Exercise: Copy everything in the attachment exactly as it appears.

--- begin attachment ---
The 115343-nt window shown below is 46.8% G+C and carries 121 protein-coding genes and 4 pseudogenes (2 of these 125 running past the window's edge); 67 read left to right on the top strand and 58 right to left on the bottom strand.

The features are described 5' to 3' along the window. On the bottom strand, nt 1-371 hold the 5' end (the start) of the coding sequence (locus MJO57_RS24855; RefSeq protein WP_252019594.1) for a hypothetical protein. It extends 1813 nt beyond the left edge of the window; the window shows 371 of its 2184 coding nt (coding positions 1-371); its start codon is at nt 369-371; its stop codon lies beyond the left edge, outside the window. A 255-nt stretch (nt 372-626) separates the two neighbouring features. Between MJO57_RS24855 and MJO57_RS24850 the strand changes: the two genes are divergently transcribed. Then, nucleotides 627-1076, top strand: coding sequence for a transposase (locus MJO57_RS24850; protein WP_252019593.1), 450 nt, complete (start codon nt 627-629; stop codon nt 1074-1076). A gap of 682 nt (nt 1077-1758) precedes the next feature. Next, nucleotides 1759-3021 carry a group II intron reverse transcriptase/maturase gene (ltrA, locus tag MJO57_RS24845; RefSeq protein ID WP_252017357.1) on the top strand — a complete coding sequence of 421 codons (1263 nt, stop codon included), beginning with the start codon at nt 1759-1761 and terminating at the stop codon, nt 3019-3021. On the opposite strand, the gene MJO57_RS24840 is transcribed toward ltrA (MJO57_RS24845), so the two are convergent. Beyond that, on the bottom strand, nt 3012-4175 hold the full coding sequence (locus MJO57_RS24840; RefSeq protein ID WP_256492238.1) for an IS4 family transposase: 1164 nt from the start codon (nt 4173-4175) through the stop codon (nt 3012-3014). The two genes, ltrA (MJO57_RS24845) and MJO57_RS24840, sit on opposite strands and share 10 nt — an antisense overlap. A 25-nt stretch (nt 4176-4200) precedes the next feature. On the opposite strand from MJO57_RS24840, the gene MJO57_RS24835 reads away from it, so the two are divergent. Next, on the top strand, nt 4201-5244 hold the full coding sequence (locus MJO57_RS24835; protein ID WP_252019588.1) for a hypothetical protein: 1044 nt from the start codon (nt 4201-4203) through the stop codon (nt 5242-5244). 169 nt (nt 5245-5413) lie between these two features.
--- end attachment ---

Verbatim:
The 115343-nt window shown below is 46.8% G+C and carries 121 protein-coding genes and 4 pseudogenes (2 of these 125 running past the window's edge); 67 read left to right on the top strand and 58 right to left on the bottom strand.

The features are described 5' to 3' along the window. On the bottom strand, nt 1-371 hold the 5' end (the start) of the coding sequence (locus MJO57_RS24855; RefSeq protein WP_252019594.1) for a hypothetical protein. It extends 1813 nt beyond the left edge of the window; the window shows 371 of its 2184 coding nt (coding positions 1-371); its start codon is at nt 369-371; its stop codon lies beyond the left edge, outside the window. A 255-nt stretch (nt 372-626) separates the two neighbouring features. Between MJO57_RS24855 and MJO57_RS24850 the strand changes: the two genes are divergently transcribed. Then, nucleotides 627-1076, top strand: coding sequence for a transposase (locus MJO57_RS24850; protein WP_252019593.1), 450 nt, complete (start codon nt 627-629; stop codon nt 1074-1076). A gap of 682 nt (nt 1077-1758) precedes the next feature. Next, nucleotides 1759-3021 carry a group II intron reverse transcriptase/maturase gene (ltrA, locus tag MJO57_RS24845; RefSeq protein ID WP_252017357.1) on the top strand — a complete coding sequence of 421 codons (1263 nt, stop codon included), beginning with the start codon at nt 1759-1761 and terminating at the stop codon, nt 3019-3021. On the opposite strand, the gene MJO57_RS24840 is transcribed toward ltrA (MJO57_RS24845), so the two are convergent. Beyond that, on the bottom strand, nt 3012-4175 hold the full coding sequence (locus MJO57_RS24840; RefSeq protein ID WP_256492238.1) for an IS4 family transposase: 1164 nt from the start codon (nt 4173-4175) through the stop codon (nt 3012-3014). The two genes, ltrA (MJO57_RS24845) and MJO57_RS24840, sit on opposite strands and share 10 nt — an antisense overlap. A 25-nt stretch (nt 4176-4200) precedes the next feature. On the opposite strand from MJO57_RS24840, the gene MJO57_RS24835 reads away from it, so the two are divergent. Next, on the top strand, nt 4201-5244 hold the full coding sequence (locus MJO57_RS24835; protein ID WP_252019588.1) for a hypothetical protein: 1044 nt from the start codon (nt 4201-4203) through the stop codon (nt 5242-5244). 169 nt (nt 5245-5413) lie between these two features.